- Museum Exhibitions
- Grades 6-8, Grades 9-12, Adult
- Lost honor, War - glory, necessity, pain, tragedy, Rights - individual or societal
- No availability
Exhibition organized by the Japanese Cultural Center of Hawai'i (JCCH) that focused on the World War II internment of Japanese Americans living in Hawai'i. Originally organized in 2004, a later traveling version of the exhibition debuted in 2006 and traveled widely in Hawai'i over the next several years.
- Grades 9-12, Adult
- Fiction, Mystery
- Lost honor, Power of the past
- Widely available
The third novel in Naomi Hirahara's "Mas Arai Mysteries" series finds the gardener/detective back in Southern California in 2002 where he tackles a murder case in the Okinawan American community.
- Short Stories
- Grades 9-12, Adult
- Change versus tradition, Communication – verbal and nonverbal, Lost honor, Role of men
Short story by Marnie Mueller set in an unspecified Japanese American concentration camp. As the story begins, Toru Horokawa, an Issei man, sits outside his barrack thinking about returning to Japan. He flashes back to the time of the exclusion, two years prior, as he and his wife disagree about the selling of their possessions to bargain seekers. He then recalls his recent clashes with his Nisei son, his only child, who has announced that he will be joining the army.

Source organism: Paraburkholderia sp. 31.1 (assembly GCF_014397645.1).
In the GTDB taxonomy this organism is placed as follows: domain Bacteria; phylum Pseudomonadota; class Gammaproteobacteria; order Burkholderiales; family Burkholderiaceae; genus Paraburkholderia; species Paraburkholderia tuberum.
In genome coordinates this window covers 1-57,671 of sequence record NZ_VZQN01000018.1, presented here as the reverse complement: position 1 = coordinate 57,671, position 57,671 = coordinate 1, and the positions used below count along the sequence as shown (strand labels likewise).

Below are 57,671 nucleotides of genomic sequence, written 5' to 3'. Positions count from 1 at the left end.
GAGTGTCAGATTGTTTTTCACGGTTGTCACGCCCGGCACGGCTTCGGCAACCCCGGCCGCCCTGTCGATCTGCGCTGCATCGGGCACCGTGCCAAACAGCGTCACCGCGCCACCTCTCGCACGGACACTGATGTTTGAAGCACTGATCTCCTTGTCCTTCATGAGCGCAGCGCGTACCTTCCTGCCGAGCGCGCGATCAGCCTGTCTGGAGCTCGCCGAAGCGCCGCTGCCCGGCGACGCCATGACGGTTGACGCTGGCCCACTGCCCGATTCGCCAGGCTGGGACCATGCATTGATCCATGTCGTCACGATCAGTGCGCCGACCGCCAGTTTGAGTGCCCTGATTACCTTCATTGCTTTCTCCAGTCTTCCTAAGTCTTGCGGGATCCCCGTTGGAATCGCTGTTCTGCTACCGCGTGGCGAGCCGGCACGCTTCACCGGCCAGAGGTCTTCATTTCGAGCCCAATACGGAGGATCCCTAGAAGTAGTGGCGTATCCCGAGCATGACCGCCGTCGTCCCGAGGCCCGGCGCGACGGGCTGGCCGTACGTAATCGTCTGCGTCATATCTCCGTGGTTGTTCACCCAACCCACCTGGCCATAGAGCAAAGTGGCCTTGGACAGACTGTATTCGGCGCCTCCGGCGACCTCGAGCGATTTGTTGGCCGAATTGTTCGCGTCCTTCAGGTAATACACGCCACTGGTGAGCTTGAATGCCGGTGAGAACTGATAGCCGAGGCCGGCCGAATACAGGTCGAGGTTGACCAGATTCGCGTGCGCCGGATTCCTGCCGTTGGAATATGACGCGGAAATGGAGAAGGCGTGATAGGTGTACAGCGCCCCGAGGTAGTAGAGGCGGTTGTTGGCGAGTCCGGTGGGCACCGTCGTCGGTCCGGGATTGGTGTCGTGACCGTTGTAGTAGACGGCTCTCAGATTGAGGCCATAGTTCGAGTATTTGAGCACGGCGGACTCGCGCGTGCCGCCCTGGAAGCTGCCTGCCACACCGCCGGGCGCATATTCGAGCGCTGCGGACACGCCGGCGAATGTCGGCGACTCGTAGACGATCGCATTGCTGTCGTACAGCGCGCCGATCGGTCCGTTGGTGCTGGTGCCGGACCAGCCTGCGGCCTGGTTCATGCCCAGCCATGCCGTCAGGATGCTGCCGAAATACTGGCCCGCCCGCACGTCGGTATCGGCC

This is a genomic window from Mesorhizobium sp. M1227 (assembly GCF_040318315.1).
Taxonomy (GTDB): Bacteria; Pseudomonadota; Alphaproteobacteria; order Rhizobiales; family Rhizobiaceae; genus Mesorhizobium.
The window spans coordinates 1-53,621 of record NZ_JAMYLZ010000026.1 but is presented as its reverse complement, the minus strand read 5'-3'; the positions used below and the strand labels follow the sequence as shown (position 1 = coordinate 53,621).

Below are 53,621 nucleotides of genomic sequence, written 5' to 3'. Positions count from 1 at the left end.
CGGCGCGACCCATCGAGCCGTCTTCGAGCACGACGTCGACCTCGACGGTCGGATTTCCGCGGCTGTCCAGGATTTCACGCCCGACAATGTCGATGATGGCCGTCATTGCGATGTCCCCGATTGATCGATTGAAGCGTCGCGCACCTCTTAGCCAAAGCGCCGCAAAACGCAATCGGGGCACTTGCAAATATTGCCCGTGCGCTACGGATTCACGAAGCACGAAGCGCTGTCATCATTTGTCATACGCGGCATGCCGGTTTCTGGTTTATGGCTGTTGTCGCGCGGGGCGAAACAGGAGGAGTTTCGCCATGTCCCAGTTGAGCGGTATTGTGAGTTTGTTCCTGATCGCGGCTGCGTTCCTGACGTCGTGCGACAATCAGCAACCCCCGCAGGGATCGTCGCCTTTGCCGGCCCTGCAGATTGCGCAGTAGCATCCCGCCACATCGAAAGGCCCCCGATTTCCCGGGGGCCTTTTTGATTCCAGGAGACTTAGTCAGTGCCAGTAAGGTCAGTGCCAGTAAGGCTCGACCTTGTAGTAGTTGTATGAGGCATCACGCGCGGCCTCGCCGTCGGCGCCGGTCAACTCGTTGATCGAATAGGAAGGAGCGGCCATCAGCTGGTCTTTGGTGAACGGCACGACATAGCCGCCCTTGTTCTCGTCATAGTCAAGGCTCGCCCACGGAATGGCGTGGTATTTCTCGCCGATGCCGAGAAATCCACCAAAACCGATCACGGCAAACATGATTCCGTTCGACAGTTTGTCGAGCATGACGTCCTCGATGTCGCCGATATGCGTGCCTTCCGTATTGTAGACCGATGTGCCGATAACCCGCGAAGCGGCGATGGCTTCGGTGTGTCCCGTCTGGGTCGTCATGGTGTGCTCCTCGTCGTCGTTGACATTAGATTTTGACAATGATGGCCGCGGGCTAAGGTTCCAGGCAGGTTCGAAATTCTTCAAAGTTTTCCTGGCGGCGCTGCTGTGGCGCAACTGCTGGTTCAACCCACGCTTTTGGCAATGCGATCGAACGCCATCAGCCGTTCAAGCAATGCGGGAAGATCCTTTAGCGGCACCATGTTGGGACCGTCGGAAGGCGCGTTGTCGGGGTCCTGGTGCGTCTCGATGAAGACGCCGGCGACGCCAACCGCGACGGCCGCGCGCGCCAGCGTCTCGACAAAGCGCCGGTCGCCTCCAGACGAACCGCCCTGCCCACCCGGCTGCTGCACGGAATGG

- Historical Fiction
- Change versus tradition, Coming of age, Death - inevitable or tragedy, Disillusionment and dreams, Displacement, Emptiness of attaining a false dream, Evils of racism, Facing reality, Family - blessing or curse, Forgiveness, Greed as downfall, Fate and free will, Heartbreak of betrayal, Heroism - real and perceived, Immigrant experience, Individual versus society, Inner versus outer strength, Lost honor, Lost love, Nationalism - complications, Patriotism - positive side or complications, Power of the past, Will to survive
This work of historical fiction traces the tumultuous rise and fall of the Hoshi family, whose scion, Sataro, takes his wife Itoko and eldest son Noboru to California in 1907 to seek his fortune and restore his family's honor. He leaves his second son Hiroshi behind with family, a decision that marks the inauspicious first step of the tragic transpacific drama that unfolds over the course of the novel.